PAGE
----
It seems that the all-American gas guzzler is soon to be made in China. Sichuan Tengzhong Heavy Industrial Machinery Co. is expected to purchase the Hummer brand from GM because GM has followed one of the worst business models over the last twenty years or so.

This is not a done deal and I won't speculate on if the US and Chinese governments approve this sale. Although, US military contracts come to mind for reasons to veto the sale on this end. But, what would it mean if Hummer were made in China? It would probably be cheaper for Tengzhong to produce the behemoth in China and ship it to the US, therefore I'll go with such a scenario.

The majority of Hummer owners in the US are conservatives. How will they feel if they walk into a dealership to purchase another Hummer that is no longer made in the US? Will they trust a car made in China? That last question depends on the person--there are plenty of Americans who are becoming more protective about products that are made at home, and there is a lot of skepticism as to the quality of Chinese-made products.

So far, no Chinese car companies have broken into the US market. If we look at Japanese and Korean car makers, it took them some years before the American public bought large numbers of their vehicles. There are also fewer people buying gas guzzlers because of high fuel prices, not to mention the SUV price tag. How long is Tengzhong willing to wait before the American public begins buying its Hummers?

Tengzhong can probably depend on high demand for the Hummer in China. There are relatively few around Asia now. The Chinese are beginning to lean toward the mentality that bigger is better when it comes to cars (wonder where they got that idea?). So, it seems that there won't be a shortage of buyers on the mainland. But how many of these enormous vehicles can the roads in China hold? Traffic is bad enough right now; a few thousand Hummers will just make it worse.

Friday, June 05, 2009

Up the Yangtze

It's not often one finds an insightful documentary about China that isn't overtly political (Wild China comes to mind), but director Yung Chang achieves just that Up the Yangtze.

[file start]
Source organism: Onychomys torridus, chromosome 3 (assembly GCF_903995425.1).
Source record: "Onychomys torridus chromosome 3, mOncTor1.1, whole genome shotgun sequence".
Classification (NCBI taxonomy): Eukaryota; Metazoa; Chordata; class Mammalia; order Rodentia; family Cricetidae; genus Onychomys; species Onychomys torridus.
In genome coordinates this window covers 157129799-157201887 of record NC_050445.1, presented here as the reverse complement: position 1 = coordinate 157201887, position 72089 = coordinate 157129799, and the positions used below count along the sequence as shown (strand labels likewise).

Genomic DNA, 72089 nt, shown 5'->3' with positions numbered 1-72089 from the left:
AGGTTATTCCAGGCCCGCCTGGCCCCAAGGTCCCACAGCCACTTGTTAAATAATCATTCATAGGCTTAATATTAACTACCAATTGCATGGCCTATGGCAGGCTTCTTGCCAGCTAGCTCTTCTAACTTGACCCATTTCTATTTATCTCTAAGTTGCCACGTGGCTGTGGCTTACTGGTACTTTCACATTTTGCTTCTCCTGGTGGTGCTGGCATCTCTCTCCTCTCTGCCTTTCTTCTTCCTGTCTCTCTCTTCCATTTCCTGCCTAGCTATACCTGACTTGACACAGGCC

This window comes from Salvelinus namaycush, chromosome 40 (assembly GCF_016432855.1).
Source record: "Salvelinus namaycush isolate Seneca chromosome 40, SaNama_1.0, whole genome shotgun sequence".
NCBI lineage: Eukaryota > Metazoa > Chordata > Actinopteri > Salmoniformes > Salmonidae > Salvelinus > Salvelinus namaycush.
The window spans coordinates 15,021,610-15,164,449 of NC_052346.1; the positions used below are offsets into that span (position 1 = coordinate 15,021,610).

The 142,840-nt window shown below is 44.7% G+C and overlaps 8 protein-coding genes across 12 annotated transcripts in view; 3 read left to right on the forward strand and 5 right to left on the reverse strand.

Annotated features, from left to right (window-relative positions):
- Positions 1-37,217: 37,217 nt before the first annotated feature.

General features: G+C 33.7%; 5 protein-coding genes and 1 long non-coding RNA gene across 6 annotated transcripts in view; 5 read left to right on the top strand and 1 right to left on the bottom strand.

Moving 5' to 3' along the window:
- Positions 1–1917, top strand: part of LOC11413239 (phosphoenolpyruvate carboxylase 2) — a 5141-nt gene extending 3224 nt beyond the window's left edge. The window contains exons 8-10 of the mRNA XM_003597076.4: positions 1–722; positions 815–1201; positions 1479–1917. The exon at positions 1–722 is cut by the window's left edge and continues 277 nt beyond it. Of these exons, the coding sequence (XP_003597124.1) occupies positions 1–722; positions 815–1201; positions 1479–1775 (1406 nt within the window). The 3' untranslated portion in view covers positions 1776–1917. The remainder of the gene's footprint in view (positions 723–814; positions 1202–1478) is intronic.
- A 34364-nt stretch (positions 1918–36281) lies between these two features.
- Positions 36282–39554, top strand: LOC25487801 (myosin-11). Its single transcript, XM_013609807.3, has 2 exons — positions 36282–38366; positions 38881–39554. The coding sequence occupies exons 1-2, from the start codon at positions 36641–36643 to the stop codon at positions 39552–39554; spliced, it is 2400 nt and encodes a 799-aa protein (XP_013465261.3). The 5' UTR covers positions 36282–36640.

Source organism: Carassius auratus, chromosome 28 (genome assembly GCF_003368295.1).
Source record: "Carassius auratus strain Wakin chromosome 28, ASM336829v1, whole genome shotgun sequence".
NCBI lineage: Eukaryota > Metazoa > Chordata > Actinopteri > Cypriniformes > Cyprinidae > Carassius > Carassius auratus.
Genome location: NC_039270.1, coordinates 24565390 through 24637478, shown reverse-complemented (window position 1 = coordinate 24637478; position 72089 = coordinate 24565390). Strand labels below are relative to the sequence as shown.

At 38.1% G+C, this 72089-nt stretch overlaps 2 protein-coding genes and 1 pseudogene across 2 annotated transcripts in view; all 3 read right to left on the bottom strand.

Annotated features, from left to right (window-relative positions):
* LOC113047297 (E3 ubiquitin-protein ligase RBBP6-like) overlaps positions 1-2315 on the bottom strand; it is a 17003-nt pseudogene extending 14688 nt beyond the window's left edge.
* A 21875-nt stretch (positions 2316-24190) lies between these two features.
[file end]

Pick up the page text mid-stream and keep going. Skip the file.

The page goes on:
Chang opens his film reminiscing about his grandfather's stories of life in Sichuan province. He wants to see the China that his grandfather lived in. He embarks on a luxury cruise up the Yangtze before the Three Gorges Dam is complete--he encounters plenty of Western tourists on the cruise who "are here to see an ancient version of China that doesn't exist anymore."

Chang shifts his focus from the travels of the tourists to two employees on the ship--one is a 19-year-old boy from the city, the other is a 16-year-old girl who lives in a shack on the river. The aspirations of each is different--the boy, Chen, wants a high-paying job rather than going to college, while the girl, Cindy, is forced to work because her parents can't afford to send her to high school.

There are also scenes mixed in about the cities and towns along the Yangtze being affected by the flooding. He speaks with a shopkeeper who is trying to sell everything before he is forced to move--he breaks down talking about how he's not being compensated or treated fairly. Outside the store, residents complain about harassment by thugs and not receiving the proper amount of compensation. As the shopkeeper says, "China is too hard for common people."

However, Cindy's family is optimistic about the future because they have food and a roof over their heads. Cindy begins her career on the cruise with slouched shoulders and a constant frown. But, as she is helped along by co-workers, she opens up and begins to smile and enjoy her work.

Up the Yangtze shows the complexity and contradictions of China. It doesn't mention anything about the environmental impact of the Three Gorges Dam, but rather focuses on the human cost--in some cases improving lives while ruining others. It also portrays views of tourism--from the poor English phrases the ship's crew is taught, to the propaganda tours, to manufactured traditional shows.

Wednesday, June 03, 2009

Counterproductive Censorship

It's the run up to that all-important anniversary of the event that never really happened in China 20 years ago. I'm not surprised, and most others aren't either, that the government decided to "harmonize" a great many Web sites that could endanger the harmonious socialist society with Chinese characteristics. Those Web sites include Twitter, Flickr, Hotmail, Youtube, WordPress, Blogger, and the rest of the decent half of the Internet.

I won't get into the seemingly random Great Firewall that blocks harmless sites but leaves others with more detrimental information open (they still have some pornographic sites open). The more important question to ask about the Great Firewall is what does it really achieve? Does it preserve this harmonious society ideology?